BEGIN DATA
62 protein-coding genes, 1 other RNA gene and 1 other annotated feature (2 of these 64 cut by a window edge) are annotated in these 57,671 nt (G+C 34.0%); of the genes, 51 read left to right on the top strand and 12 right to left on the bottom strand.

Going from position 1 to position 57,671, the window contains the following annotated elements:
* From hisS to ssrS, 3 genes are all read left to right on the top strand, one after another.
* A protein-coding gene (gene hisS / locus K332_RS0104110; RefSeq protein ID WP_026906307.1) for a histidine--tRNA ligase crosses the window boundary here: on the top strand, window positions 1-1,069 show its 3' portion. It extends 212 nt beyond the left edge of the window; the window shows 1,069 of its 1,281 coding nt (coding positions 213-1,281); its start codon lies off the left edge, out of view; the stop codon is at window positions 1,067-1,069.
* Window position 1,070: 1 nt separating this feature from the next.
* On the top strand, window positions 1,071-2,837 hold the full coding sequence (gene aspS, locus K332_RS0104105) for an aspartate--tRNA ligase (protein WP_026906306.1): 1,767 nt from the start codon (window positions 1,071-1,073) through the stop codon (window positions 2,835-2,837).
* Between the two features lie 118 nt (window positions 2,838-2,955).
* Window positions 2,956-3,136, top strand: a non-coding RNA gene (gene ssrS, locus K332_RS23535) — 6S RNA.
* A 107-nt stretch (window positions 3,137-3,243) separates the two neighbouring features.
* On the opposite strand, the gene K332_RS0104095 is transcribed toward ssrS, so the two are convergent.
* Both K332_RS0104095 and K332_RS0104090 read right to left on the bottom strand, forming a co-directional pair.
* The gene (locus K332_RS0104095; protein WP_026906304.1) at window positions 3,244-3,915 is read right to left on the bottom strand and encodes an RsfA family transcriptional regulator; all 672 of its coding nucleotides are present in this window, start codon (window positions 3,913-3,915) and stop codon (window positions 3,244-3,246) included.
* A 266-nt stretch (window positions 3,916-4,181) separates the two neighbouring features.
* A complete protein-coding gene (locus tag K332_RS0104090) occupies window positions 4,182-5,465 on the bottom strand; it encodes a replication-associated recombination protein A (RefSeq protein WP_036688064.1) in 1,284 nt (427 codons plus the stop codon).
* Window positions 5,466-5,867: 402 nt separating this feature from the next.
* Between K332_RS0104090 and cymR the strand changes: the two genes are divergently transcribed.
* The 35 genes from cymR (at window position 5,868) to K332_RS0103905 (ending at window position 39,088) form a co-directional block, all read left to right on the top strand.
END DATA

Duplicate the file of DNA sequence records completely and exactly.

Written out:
62 protein-coding genes, 1 other RNA gene and 1 other annotated feature (2 of these 64 cut by a window edge) are annotated in these 57,671 nt (G+C 34.0%); of the genes, 51 read left to right on the top strand and 12 right to left on the bottom strand.

Going from position 1 to position 57,671, the window contains the following annotated elements:
* From hisS to ssrS, 3 genes are all read left to right on the top strand, one after another.
* A protein-coding gene (gene hisS / locus K332_RS0104110; RefSeq protein ID WP_026906307.1) for a histidine--tRNA ligase crosses the window boundary here: on the top strand, window positions 1-1,069 show its 3' portion. It extends 212 nt beyond the left edge of the window; the window shows 1,069 of its 1,281 coding nt (coding positions 213-1,281); its start codon lies off the left edge, out of view; the stop codon is at window positions 1,067-1,069.
* Window position 1,070: 1 nt separating this feature from the next.
* On the top strand, window positions 1,071-2,837 hold the full coding sequence (gene aspS, locus K332_RS0104105) for an aspartate--tRNA ligase (protein WP_026906306.1): 1,767 nt from the start codon (window positions 1,071-1,073) through the stop codon (window positions 2,835-2,837).
* Between the two features lie 118 nt (window positions 2,838-2,955).
* Window positions 2,956-3,136, top strand: a non-coding RNA gene (gene ssrS, locus K332_RS23535) — 6S RNA.
* A 107-nt stretch (window positions 3,137-3,243) separates the two neighbouring features.
* On the opposite strand, the gene K332_RS0104095 is transcribed toward ssrS, so the two are convergent.
* Both K332_RS0104095 and K332_RS0104090 read right to left on the bottom strand, forming a co-directional pair.
* The gene (locus K332_RS0104095; protein WP_026906304.1) at window positions 3,244-3,915 is read right to left on the bottom strand and encodes an RsfA family transcriptional regulator; all 672 of its coding nucleotides are present in this window, start codon (window positions 3,913-3,915) and stop codon (window positions 3,244-3,246) included.
* A 266-nt stretch (window positions 3,916-4,181) separates the two neighbouring features.
* A complete protein-coding gene (locus tag K332_RS0104090) occupies window positions 4,182-5,465 on the bottom strand; it encodes a replication-associated recombination protein A (RefSeq protein WP_036688064.1) in 1,284 nt (427 codons plus the stop codon).
* Window positions 5,466-5,867: 402 nt separating this feature from the next.
* Between K332_RS0104090 and cymR the strand changes: the two genes are divergently transcribed.
* The 35 genes from cymR (at window position 5,868) to K332_RS0103905 (ending at window position 39,088) form a co-directional block, all read left to right on the top strand.